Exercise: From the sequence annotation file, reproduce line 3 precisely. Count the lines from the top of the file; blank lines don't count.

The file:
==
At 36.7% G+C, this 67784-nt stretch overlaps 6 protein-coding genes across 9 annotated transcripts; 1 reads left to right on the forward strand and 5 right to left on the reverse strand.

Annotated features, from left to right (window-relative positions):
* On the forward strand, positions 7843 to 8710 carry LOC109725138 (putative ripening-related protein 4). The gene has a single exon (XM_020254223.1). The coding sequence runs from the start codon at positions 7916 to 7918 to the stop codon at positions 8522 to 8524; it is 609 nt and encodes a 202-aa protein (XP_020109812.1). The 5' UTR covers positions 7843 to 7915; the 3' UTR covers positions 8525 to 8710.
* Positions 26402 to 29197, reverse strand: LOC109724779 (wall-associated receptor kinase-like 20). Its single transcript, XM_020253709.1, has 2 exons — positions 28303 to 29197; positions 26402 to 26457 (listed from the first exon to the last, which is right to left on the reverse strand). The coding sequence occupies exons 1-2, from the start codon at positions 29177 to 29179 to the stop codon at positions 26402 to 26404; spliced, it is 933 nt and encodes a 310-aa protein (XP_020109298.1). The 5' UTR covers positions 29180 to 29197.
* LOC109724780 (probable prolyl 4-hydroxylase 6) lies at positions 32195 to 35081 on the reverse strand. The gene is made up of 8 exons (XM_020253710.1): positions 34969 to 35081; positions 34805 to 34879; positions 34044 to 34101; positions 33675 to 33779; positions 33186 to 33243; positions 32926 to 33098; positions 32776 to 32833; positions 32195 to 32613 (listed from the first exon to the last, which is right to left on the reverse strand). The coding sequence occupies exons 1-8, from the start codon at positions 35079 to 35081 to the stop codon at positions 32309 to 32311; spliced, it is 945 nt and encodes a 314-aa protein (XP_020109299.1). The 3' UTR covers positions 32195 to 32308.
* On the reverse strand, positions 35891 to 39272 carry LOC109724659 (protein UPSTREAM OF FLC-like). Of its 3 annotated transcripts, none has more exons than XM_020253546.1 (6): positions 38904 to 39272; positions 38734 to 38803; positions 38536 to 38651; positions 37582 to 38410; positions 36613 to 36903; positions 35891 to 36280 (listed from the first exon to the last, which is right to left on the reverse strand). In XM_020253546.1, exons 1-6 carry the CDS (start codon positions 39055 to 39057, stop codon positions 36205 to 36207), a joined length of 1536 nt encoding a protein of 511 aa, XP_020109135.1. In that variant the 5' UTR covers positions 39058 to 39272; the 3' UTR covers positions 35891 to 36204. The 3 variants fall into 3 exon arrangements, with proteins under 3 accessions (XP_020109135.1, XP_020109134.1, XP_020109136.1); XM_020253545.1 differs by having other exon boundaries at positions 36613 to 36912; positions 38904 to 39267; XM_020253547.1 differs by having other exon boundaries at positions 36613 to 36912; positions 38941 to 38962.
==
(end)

* On the forward strand, positions 7843 to 8710 carry LOC109725138 (putative ripening-related protein 4). The gene has a single exon (XM_020254223.1). The coding sequence runs from the start codon at positions 7916 to 7918 to the stop codon at positions 8522 to 8524; it is 609 nt and encodes a 202-aa protein (XP_020109812.1). The 5' UTR covers positions 7843 to 7915; the 3' UTR covers positions 8525 to 8710.